Concerns about transparency are coupled with worries about the possible consequences of a dehumanisation of the legal process. Judges, human decision-makers, exercise judicial discretion, allowing an empathetic understanding of a defendant’s individual circumstances to inform the ultimate sentence they choose to pass down. Mechanistic algorithms may fail to grasp the idiosyncrasies of each case, raising ethical issues regarding the key differences between machine-driven and human-driven decision processes. Currently used sentencing algorithms are fallible, as AI systems struggle to make value judgements in the manner that a human would.11 For those facing the prospect of time in prison, AI’s role in judicial processes can be rather unsettling as a technological error can have catastrophic ramifications.12


3. Going Forward: The Future of AI in Sentencing

i) The Need for Thorough Regulation

Though it is uncertain whether AI will one day replace human judges at sentencing, AI will likely become enmeshed within the criminal justice system as an important judicial aid. Thus, effective regulation must be implemented to ensure that AI enhances efficiency and promotes consistency, rather than just compounding the present problems within the justice system. This developing techno-tool for justice appears to be a new double-edged sword. A quest for AI-led courtroom efficiency and sentencing consistency should not come at the expense of the fundamental fairness and due-process concerns the criminal justice system was built upon. Transparency requirement should function so that judges can understand the specific factors considered by AI algorithms and the weight assigned to each variable within the model, whilst also lifting] the veil of AI for those who find themselves at any stage of the criminal justice system. Meanwhile, rigorous data-quality standards must protect AI models from replicating unjust sentencing patterns.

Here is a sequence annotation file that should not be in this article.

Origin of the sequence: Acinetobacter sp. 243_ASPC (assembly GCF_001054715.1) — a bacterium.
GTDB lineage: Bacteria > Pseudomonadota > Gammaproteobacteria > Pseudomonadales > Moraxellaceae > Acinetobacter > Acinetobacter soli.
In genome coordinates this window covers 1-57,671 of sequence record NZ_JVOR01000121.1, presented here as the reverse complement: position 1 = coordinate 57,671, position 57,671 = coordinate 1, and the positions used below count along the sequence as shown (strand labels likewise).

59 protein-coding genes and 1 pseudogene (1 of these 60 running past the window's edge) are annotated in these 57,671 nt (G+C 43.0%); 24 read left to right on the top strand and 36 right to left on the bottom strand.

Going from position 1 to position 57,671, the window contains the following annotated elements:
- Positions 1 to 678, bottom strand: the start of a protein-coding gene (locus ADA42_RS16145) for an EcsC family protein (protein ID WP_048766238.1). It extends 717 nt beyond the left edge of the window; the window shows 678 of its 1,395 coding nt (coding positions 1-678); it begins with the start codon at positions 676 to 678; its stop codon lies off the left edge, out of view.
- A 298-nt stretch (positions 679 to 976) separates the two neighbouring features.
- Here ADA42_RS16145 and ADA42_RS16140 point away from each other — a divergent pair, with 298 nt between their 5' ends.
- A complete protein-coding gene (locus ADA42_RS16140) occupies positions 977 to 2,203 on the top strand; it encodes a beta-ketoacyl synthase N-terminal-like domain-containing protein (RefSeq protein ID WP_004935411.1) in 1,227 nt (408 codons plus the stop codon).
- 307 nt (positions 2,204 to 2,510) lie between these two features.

With few cases of AI precedent to draw on, we must proactively regulate rather than retrospectively legislate. Stringent regulations must be placed on how algorithms are designed and developed, even when AI has become sufficiently advanced that it rivals human decision-making.14 If AI is here to stay, clear-cut mandates must look to create processes that are not only transparent, but consistent with contemporary legal norms. Regular review and ongoing oversight are critical for this ever-evolving technology, where a flexible framework must be ready to deal with the emergent challenges AI is likely to create.